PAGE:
Just like adults, infants and toddlers have mental health needs that influence their ability to develop and function within social relationships.
Positive mental health is directly linked to healthy social and emotional behaviors as the child grows up. Having a trustworthy relationship with a responsive and loving caregiver is vital to the mental health of a child.
Relationships help babies learn and grow
Infant-caregiver relationships are the primary focus of efforts for service providers, not only because infants are so dependent upon their caregiving environment but also because the relationship gives context to the little one’s ability to interact with the world around them.
A baby’s feeling of security in their ability to engage with the world around them allows them to learn and grow safely. They aren’t as afraid to take risks, to learn, and grow because they know their parent will be there to support them if needed.
How to support your baby’s mental health
Infant-early childhood mental health is the ability of developing children to create close relationships, learn about and manage their emotions, and explore the environment around them.
Parents directly support this through the ways they interact with their child, are attentive to their needs, and provide a safe, nurturing environment. Parents can support their child’s development through everyday activities. For example:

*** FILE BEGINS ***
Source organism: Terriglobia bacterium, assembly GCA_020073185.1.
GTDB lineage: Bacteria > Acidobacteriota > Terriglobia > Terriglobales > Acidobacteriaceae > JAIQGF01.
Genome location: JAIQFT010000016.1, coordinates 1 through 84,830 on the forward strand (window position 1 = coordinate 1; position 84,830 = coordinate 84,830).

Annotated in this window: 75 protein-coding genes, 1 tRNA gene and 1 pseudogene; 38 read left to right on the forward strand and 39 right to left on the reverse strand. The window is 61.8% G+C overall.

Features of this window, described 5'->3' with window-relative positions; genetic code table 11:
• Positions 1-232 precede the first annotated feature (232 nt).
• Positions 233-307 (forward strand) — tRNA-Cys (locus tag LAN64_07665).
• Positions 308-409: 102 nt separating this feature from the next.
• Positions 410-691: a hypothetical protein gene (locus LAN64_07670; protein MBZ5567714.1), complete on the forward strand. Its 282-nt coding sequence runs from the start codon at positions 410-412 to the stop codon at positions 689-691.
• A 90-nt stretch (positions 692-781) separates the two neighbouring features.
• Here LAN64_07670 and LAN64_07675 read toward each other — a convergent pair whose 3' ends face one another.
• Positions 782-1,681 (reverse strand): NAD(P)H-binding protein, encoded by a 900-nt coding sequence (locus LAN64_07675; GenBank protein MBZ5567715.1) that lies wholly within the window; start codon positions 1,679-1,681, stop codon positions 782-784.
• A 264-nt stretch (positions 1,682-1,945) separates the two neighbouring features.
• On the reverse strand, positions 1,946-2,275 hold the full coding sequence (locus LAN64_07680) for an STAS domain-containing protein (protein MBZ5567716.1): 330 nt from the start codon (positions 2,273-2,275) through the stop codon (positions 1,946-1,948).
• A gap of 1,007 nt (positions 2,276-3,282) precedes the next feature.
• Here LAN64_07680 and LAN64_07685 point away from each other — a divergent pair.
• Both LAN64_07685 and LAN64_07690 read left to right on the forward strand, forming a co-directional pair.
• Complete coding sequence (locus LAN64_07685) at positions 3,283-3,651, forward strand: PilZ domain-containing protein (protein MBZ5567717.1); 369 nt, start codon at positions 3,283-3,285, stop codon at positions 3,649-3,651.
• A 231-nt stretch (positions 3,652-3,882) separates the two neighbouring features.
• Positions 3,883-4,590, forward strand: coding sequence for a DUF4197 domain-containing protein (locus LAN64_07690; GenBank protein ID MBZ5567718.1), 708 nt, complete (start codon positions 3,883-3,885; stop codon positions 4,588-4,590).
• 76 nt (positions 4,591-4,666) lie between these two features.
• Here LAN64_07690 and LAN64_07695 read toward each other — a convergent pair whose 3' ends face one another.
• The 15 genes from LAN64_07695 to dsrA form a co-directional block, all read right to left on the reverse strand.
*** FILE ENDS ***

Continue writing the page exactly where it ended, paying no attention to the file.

- During dressing time, parents can be patient with their child, explain what they are doing with positive words, and praise the child as they assist with the activity.
- During meal time, parents can look to really connect with their child by talking to them, singing, look them in the eyes, smiling at them, and paying attention to their needs.
Know your baby’s big milestones
As a parent, you know your child better than anyone else. You are their first teacher and advocate. You are their biggest supporter.
Tarrant County offers a free online site with resources and screenings to help provide any desired direction on your next steps with your child. Remember, if you see something concerning, act early.